Shell 37 is provided with a plurality of equally peripherally spaced, radially outwardly opening, axially elongated slots or channels 60 (FIGS. 4 and which are wider at their bases 64 than at their openings 65 at the periphery of said shell. An outwardly opening circumferential groove 59 (FIG. 4) of substantially the same depth as channels 60 is provided near the inner end of shell 37 adjacent endwall or flange 66 thereof. Channels 60 open outwardly at the outer end of shell 37 and into groove 59 at the inner end of said shell, and each receives a plurality of incisor teeth 30 alternating with spacers 38. Both spacers 38 and teeth 30 are provided with wider bases fitting the dovetail shape of channels 60 and the outer ends of spacers 38 are generally flush with the periphery of shell 37, whereas teeth 30 project outwardly therefrom. The outer ends of teeth 30 are pointed or sharpened so as to form an elongated cut in a timber when impressed therein.

A plurality of set screws 70 are threaded through endwall 66 of sleeve 37 and project across groove 59 to the inner end of each channel 60. The plurality of alternate teeth 30 and spacers 38 in each channel 60 abut a set screw 70 at the inner end of the channel and a backing ring 63, having the same inside and outside diameters as shcil 37, is slipped over bearing cap 42 and closes the outer ends of channels 60. The assembly of shell 37 with its incising teeth 30 and backing ring 63 is held in place on arbor 36 against flange 21 by a shell hub 49 which extends over the outer free end of cap 42 and is provided with an inwardly directed flange engaging ring 63. A threaded stud 48 secured to cap 42 projects through a central opening in hub 49 and a speed nut 61 threaded thereon and engaging hub 49 serves to securely lock the incisor shell assembly on arbor 36.

It will be noted that the shell 37 may be readily removed from arbor 36 by sliding it outwardly off the outer free end of said arbor by merely unscrewing speed nut 61 and removing hub 49 and ring 63. In a similar manner the incising teeth 30 of any of the rows in channels 60 may be removed by sliding the same from the open outer ends of said channels. Drums 23, 24 are of the same construction as drums 3, 4. Since the outer ends of each of the incising drums 3, 4, 23, 24 are free and unrestricted such changing of incisor shells or teeth may be accomplished without any substantial dismantling of the associated apparatus.

As an alternative to the above construction incisor teeth 30 may be integrally formed on a plurality of rims each having an inside diameter corresponding to shell 37 and a thickness of a tooth. Said rims may be received on arbor 36 (and keyed thereto) alternately with plain spacer rings having an outside diameter corresponding to the outside diameter of shell 37. Such rims appear substantially similar in appearance to the cross section of shell 37 in FIG. 5, and may be used with or without spacer rings to provide a substantial variety of incising patterns which may be as readily changed.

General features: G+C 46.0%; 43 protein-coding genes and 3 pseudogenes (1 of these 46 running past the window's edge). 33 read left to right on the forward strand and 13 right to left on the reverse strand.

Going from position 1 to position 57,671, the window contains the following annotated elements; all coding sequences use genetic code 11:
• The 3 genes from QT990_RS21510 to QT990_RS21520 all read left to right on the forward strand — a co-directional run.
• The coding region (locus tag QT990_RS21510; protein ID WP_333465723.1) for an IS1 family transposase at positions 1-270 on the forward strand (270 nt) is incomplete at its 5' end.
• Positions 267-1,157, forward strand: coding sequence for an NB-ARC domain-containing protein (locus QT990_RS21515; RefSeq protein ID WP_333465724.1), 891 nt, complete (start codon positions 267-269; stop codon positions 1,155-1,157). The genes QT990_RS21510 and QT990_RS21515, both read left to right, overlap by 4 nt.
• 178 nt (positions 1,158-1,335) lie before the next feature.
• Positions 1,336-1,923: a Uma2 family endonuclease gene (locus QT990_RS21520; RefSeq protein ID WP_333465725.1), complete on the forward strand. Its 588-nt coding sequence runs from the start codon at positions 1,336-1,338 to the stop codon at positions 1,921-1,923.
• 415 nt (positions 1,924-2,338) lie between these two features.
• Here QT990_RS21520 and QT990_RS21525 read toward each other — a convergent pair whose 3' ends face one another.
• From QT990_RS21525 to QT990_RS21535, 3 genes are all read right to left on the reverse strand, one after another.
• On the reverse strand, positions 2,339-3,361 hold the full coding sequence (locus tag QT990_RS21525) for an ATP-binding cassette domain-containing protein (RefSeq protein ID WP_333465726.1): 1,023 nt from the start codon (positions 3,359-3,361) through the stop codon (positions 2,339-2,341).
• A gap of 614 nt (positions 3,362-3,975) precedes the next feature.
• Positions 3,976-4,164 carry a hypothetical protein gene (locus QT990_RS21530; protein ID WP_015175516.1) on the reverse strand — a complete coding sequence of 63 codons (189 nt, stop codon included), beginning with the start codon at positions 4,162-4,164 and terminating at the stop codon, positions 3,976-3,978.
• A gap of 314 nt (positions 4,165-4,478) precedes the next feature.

Of each of the pairs of incising drums one of the drums, 3 or 23 is movable to a substantially greater distance than the other drum 4 or 24. Therefore, the former are known generally as the movable drums and the latter as the fixed drums. In the case of both the horizontal and vertical pairs of drums the fixed drum of each pair is driven and the movable drum is freely rotatable. The only substantial difference in structure between the movable and fixed drums is that the latter, 4 or 24 (FIG. 4) is provided with a drive pulley 39 secured to the inner end of arbor 36 by a plurality of capscrews 40. Fully 39 carries an inwardly directed annular seal 50 in engagement with the periphery of collar 32 on shaft 31. Said pulley is connected by belt 51 (FIGS. 1, 3) to a pulley 52 coupled to a motor 53 for driving the same. A similar motor 54 (FIGS. 1, 2) is coupled by its driven pulley 55 and belt 56 to the driven pulley 39 secured to incising drum 24 in the same manner as described for drum 4.

In place of pulley 39, drums 3 and 23 may be provided with a seal retainer 57 for holding seal 50 in place (FIGS. 1, 3).

The drives of motors 53, 54 are synchronized to the same speed, as will be later explained, so that drums 4, 24 will urge the timbers to be incised between the pairs of drums by engagement of the incising teeth 30 on the driving drum with the surfaces of the timber.

Means for supporting vertical incising drums 23, 24 for movement horizontally toward and away from fences 22 are provided by substantially the same structure as described for the vertical movement of horizontal drums 3 and 4. Drum 23 is supported on a carriage identical with carriage 14 and slidable on horizontal ways 75 (FIG. 1) identical with vertical ways 5. Similarly, drum 24 is supported on a carriage identical with carriage 25 slidably supported on horizontal ways 75. For movement of drum 23 toward and away from fences 22 a long stroke hydraulic cylinder 78, secured to frame 1, is provided with its piston rod 79 (FIG. 3) connected to the carriage for drum 23. A pair of short stroke hydraulic cylinders similar to cylinders 26, 27 are similarly connected in series to the carriage for incising drum 24 for moving said drum to effect the amount of projection of the teeth 30 thereon outwardly of fences 22.